You can take Johnny Depp out of the Caribbean. You can put a dead raven on his head. But you certainly can’t take Jack Sparrow and Sweeney Todd out of him. The Lone Ranger is certainly fun and entertaining but it quickly loses its charm when the Hollywood dollar signs slowly ooze off the screen.
There really is no way around it. The Lone Ranger is the money-making lovechild of Gore Verbinski and Jerry Bruckheimer, complete with dollar-sign eyes. The hope, or more accurately the delusion, was that this silly action set piece film would strike box office gold and would be another franchise in the making. The film is steeped in flashbacks to John Carter; Pirates of the Caribbean and most other recent Johnny Depp roles and feels very much like a rehash. No, it’s not as terrible as many have made it out to be, it’s not a train wreck of a film, but it does throw a tremendous amount of money at the screen for what turns out to be a shipment of damaged goods.
For most parts the film is incredibly entertaining and is jam-packed with action sequences that will keep many glued to the screen but the film seems confused over who its protagonist is. Armie Hammer never really steps up to the plate as the Lone Ranger and Johnny Depp tries to steal the show like he did in Pirates but never really reaches the same mix of unusual and cartoonish. The success of the film lay primarily in these two roles and the fact that they missed their target is a big shame.
The original radio play and TV series were part of a mythology about the old west that dealt with good, homespun morals and values – a sense of undying justice in a lawless place – and the decision to resurrect the same mould from decades past is enough to raise a few eyebrows. Its throwback values clash with the contemporary treatment of the old west making the film a little confused about the world its characters inhabit. The running time does very little to assist the film, clocking in at two hours and thirty minutes. It turns the running gags and action sequences into endless floats of blazing guns and galloping horses making one of the film’s more entertaining aspects a little too unwelcome towards the third act.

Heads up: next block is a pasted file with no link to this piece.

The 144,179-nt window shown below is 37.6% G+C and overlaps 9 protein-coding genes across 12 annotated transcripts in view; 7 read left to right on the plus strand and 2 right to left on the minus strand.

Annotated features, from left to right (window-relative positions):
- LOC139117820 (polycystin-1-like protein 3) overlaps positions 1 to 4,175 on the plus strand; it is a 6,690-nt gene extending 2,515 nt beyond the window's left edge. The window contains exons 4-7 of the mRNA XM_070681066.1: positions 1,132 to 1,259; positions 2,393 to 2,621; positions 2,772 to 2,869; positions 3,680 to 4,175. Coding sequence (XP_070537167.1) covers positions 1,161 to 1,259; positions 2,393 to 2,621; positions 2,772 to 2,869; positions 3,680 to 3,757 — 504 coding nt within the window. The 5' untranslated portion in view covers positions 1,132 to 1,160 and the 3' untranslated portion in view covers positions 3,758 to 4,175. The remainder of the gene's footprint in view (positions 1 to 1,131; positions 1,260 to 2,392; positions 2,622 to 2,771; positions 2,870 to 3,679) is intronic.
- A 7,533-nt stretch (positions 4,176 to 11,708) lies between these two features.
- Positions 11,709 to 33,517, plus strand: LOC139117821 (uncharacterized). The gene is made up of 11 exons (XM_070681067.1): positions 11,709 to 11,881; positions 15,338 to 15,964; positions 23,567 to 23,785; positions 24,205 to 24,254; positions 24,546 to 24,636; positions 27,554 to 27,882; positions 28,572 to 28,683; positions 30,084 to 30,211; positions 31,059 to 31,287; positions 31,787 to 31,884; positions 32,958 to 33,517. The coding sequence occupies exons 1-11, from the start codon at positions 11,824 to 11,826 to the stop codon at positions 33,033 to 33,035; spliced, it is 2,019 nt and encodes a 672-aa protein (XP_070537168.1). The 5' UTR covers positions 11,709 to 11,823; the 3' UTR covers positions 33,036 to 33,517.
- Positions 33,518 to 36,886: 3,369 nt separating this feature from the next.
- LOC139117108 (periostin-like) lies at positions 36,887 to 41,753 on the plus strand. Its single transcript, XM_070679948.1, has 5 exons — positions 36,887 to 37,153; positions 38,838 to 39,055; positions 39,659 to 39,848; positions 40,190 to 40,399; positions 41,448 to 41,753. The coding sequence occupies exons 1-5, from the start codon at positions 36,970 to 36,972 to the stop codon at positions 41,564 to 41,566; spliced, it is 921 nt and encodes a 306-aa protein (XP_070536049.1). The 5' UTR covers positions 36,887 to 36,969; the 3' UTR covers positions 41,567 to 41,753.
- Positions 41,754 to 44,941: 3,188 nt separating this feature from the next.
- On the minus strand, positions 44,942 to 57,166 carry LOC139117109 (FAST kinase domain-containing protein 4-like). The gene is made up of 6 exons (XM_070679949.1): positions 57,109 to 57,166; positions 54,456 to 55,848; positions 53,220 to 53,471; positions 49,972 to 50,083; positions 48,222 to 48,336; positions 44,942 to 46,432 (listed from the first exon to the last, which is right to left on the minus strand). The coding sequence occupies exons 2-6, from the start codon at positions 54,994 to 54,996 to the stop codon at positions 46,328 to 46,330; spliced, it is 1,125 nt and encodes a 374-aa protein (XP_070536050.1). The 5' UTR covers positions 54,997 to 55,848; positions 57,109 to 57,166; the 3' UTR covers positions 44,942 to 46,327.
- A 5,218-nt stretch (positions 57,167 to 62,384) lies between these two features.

The Lone Ranger is bloated, ungainly and overly long – it fumbles most of its fundamentals. By setting it up as the start of a trilogy, Verbinski and Bruckheimer have shot themselves in the foot because everything that could have worked to their advantage in a standalone film is delayed and stretched out for a series that will never be.
The Lone Ranger is an absolute beaut on blu-ray, its crispness makes it a reference title in any collection. The detail is incredibly striking and nothing looks out of place in terms of the colour-palette that was intended. The film is sun-bleached and drained of life but the saturation is well-balanced and as intended. The bombastic DTS-HD master is equally marvellous and makes full use of any surround system with its aggressive and powerful output.
The blu-ray comes with standard special features like TV featurettes, interviews and deleted scenes and is really nothing to write home about. They include a filmed trip to New Mexico in preparation for the shoot; behind the scenes of some of the action sequences and short outtakes from the film.
The Bottom Line
The Lone Ranger is a family film and is something to be enjoyed on a lazy afternoon. With such limited special features there really is no reason to make this an essential addition to your collection; unless you’ve seen it before and really loved it, so it would definitely be a rental recommendation.